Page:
We asked New Zealanders how they are coping with lockdown and if they can bear it being extended.
On Monday April 20 New Zealanders will find out whether our level 4 complete lockdown will be extended, or if we will enter the (slightly) more relaxed level 3.
The Prime Minister Jacinda Ardern has laid out the finer details of what life in level 3 looks like. Contact with people outside of our bubbles is still very restricted but more businesses will be able to function.
"Protecting the health of New Zealanders is our primary focus but we also need to position the economy for recovery,” she said.
Lockdown affects everyone in different ways. Re: spoke with students, a teacher, parents, working professionals and a business owner about how lockdown has impacted them. Surprisingly, some have grown attached to home. Others don’t know how much longer they can last.
On the one hand: surprisingly, I like lockdown
Nina Mathers, 29: I don’t have as much anxiety in my bubble
“I am loving it so much. Usually I have to work and study and I have social anxiety so it's been good not having to pretend to be okay with normal activities like this. So I am loving my bubble.”
Sakina Ali, 17: lockdown makes it easier to study
Sakina is studying architecture and says completely remote learning gives her an opportunity to do things at her own pace that her normal routine didn’t. “I've probably been even more productive. I have a lot of my resources and materials at home, so I don't feel like I'm being let down by a lack of access to uni.”
She doesn’t know how long lockdown should be extended “but I definitely know we shouldn't jump the gun and leave the lockdown earlier than we should.”
“I have faith that the university will change to assist us in this time of need so I would hope that I would be impacted minimally. But in saying that, I come from a place of privilege and I know that my peers will be far more impacted by the situation than I am.”
Lucy Drake, 22: less time on the road, more time to myself
“I am not missing having to commute to work for an hour every day. This lockdown has been amazing for my bank account and for my poor car. I have loved spending more time with my dog and just being able to have more time in the mornings and evenings to take care of my body and health without spending two hours on the road.”
Sofia Wolf, 23: coping well as a teacher during lockdown
Sofia teaches a class of 27 six-and-seven year olds at Prospect Primary School in Auckland. She says the most stressful part of the adjustment was organising devices and learning packs for her students. But she is proud of how kids have adjusted to their new routine.
“For me personally I am sweet as. For the children who are engaging everyday and completing tasks and have the support of their whānau they will be sweet too, because essentially they are getting 1:1 support instead of 1:27. But for the children that are difficult to reach or with whānau who are working they will be the ones who are losing out. So for their sake I hope level 4 doesn't last too long.”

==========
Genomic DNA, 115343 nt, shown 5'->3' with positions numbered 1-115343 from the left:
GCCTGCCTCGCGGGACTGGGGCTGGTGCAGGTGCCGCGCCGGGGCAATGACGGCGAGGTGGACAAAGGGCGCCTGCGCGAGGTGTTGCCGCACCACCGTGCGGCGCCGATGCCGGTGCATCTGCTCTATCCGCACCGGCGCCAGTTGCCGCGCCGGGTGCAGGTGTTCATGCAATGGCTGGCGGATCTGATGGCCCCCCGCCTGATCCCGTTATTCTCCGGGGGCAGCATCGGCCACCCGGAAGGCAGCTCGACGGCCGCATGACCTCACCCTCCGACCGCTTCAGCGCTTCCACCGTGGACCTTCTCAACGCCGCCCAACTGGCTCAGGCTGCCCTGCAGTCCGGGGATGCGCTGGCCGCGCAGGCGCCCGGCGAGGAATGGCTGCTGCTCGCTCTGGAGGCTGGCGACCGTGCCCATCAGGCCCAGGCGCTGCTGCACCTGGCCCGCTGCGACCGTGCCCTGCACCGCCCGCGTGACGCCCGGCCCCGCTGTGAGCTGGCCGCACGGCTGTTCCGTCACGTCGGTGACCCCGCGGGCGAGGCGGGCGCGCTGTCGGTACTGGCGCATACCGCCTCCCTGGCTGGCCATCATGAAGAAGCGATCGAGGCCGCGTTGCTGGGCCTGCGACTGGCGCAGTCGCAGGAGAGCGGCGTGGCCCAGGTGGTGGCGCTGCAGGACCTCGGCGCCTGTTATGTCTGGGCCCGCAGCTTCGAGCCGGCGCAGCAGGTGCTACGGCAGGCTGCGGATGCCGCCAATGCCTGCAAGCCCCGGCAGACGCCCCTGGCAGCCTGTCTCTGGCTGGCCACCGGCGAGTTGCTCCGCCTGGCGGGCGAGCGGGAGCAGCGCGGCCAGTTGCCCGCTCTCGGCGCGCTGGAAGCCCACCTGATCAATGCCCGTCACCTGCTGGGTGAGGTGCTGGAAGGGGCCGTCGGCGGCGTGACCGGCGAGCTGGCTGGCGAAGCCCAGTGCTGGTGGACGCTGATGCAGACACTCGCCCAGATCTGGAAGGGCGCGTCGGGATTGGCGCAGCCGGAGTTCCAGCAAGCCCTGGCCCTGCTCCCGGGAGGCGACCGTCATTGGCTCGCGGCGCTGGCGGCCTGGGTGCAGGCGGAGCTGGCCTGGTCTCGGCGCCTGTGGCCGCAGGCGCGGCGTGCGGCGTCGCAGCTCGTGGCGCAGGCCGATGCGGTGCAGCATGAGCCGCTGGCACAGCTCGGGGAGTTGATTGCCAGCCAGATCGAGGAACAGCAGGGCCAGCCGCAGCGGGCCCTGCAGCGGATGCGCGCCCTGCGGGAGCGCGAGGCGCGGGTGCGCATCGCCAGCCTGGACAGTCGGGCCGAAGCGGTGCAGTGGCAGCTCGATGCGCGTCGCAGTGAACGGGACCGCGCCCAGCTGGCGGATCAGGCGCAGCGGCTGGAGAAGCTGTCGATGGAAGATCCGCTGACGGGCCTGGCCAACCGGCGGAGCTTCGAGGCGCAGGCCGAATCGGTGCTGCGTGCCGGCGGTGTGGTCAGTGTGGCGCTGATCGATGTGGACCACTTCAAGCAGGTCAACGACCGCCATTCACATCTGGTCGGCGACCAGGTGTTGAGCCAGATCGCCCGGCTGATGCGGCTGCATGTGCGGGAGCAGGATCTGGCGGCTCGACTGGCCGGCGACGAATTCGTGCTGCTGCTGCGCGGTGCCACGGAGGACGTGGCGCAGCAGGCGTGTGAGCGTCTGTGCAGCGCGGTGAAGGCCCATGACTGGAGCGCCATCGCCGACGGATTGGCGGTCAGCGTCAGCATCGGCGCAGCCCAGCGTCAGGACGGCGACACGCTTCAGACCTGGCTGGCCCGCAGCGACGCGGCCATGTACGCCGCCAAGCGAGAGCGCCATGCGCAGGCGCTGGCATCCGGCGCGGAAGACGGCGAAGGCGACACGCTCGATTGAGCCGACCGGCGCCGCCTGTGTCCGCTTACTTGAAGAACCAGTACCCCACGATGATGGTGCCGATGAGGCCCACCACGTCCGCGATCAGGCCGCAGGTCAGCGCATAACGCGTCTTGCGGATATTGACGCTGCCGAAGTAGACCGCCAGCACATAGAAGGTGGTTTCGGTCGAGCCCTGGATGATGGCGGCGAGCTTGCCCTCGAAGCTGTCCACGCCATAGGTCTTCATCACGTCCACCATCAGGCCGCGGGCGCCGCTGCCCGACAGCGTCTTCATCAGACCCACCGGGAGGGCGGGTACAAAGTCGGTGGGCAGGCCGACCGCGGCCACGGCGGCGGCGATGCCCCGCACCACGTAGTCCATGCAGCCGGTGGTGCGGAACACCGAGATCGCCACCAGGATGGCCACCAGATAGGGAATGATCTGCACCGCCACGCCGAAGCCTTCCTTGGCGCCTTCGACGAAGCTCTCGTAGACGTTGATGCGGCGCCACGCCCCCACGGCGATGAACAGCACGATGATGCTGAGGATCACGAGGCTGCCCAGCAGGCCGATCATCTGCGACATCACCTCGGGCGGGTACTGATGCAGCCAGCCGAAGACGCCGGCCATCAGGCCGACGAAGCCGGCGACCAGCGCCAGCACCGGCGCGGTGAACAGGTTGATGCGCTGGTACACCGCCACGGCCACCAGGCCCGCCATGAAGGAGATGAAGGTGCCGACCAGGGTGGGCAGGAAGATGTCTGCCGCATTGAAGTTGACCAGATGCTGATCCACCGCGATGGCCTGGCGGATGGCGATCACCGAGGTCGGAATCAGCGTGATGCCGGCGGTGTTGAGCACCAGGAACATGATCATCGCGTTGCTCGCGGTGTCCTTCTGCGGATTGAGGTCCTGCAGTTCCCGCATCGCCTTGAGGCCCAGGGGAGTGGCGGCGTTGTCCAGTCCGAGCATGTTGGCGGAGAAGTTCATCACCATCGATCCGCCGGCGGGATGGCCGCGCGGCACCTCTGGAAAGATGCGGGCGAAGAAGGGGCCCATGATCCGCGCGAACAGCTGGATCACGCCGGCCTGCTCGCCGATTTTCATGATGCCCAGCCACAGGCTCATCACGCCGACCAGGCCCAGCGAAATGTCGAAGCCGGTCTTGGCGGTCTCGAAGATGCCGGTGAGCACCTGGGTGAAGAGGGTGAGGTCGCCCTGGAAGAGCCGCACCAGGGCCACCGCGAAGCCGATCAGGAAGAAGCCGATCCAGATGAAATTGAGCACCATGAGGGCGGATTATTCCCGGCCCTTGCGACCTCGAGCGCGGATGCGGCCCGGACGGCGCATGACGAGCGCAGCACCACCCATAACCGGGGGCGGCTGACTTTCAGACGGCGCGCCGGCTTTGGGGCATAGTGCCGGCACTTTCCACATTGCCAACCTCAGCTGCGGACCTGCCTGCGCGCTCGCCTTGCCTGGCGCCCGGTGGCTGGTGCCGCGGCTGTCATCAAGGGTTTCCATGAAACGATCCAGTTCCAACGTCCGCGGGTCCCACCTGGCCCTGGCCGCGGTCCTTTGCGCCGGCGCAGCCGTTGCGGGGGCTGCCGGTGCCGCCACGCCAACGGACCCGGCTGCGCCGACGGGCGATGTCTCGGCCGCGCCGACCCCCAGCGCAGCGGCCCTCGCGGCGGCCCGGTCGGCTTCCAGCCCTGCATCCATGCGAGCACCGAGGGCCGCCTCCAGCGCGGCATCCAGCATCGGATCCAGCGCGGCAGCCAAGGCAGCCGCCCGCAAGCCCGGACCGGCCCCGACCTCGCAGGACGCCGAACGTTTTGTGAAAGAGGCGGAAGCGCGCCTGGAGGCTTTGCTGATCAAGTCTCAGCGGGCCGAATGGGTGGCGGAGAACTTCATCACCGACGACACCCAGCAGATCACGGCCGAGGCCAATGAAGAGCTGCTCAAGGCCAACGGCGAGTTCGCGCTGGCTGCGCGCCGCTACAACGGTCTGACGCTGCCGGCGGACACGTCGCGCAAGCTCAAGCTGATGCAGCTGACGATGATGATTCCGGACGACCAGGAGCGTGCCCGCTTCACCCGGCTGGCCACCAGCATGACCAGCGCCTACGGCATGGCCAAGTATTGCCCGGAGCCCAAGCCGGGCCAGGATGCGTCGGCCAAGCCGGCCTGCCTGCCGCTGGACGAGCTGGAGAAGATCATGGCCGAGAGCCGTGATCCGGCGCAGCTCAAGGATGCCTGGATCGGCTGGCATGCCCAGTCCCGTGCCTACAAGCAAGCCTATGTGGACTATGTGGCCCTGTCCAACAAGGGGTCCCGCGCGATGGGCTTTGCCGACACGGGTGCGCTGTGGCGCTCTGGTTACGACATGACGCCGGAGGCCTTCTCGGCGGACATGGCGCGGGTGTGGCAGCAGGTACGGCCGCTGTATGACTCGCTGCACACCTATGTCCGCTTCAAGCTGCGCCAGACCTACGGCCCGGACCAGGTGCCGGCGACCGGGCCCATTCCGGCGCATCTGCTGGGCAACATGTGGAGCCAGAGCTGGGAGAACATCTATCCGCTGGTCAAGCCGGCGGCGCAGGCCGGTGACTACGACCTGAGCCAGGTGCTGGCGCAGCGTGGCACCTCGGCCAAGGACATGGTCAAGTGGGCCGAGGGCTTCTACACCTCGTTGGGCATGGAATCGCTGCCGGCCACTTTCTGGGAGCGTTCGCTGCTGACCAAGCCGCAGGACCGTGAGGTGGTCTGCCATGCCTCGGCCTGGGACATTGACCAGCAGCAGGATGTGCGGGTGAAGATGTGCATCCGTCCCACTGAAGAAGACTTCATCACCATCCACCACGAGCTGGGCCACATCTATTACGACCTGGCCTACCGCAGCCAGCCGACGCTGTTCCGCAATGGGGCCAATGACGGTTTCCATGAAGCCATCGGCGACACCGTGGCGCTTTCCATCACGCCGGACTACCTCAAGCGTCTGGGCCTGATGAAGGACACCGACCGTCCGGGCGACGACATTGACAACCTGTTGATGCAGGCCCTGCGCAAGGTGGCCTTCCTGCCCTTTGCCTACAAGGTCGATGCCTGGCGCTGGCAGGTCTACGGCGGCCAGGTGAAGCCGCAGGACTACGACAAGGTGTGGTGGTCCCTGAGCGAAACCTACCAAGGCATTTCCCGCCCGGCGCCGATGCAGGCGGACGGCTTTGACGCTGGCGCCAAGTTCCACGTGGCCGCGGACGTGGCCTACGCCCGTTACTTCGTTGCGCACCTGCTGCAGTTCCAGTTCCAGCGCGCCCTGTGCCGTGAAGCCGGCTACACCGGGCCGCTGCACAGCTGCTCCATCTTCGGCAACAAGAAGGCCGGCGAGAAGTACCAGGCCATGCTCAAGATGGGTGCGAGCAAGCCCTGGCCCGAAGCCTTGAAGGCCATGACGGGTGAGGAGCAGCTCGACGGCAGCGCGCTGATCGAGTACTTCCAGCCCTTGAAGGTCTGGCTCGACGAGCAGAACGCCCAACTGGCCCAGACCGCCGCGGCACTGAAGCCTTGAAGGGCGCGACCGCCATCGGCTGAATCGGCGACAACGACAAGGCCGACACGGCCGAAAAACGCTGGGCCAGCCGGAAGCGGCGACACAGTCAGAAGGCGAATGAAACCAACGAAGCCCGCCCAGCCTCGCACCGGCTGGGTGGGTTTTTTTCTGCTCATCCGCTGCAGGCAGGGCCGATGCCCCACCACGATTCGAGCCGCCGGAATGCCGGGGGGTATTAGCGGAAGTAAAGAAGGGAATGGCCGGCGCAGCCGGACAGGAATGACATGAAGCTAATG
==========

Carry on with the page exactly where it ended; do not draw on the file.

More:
Sofia empathises with working parents because of how difficult it is to set expectations and support their children to be “academic learners” during such a stressful time. “They are essentially working two jobs and when they clock off from their actual job they are then supporting their children with their learning too.”
She stresses how important it is for both teachers and parents to not to put too much pressure on themselves. “As a school we are reiterating to our community that teachers will not be able to replicate the classroom during lockdown just as parents are not expected to be teachers. Although we are uploading tasks and hosting Zoom calls we are not putting pressure on whānau to engage with this. We are letting them decide what is best for their tamariki as they know best at this time.”
Manoj Rathod, 50: it gives me more time for myself
“I like it. It allows me to take a break from the rat race and slow down and enjoy small things in life. There's no travel time, so there is more time to rest and focus more on my health.”
Hannah: it lets me enjoy the smaller things in life
“I’m loving the feeling of grass on my feet every day we take our bubble to Fowlds Park. I love opening all the doors and windows in our house to feel fresh air, loving our family can have lunch together, loving that when you see people across the road and they ask you how you are you know they actually mean it. I love my morning coffee on my front berm with my daughter colouring unicorns!”
Emily Ferguson, 28: I love what the lockdown has done for my family
Emily, second from left in this photo, is in a bubble with her parents and her brother, his wife and their 11 month old baby (plus a dog and cat). “We have had more meals together, have bonded over baby being in the house, celebrated my mum and sister-in-law’s birthdays during rāhui, and just increased the amount of time we’ve spent together, as all of us are in the house at the same time rather than coming and going all the time as we usually would.”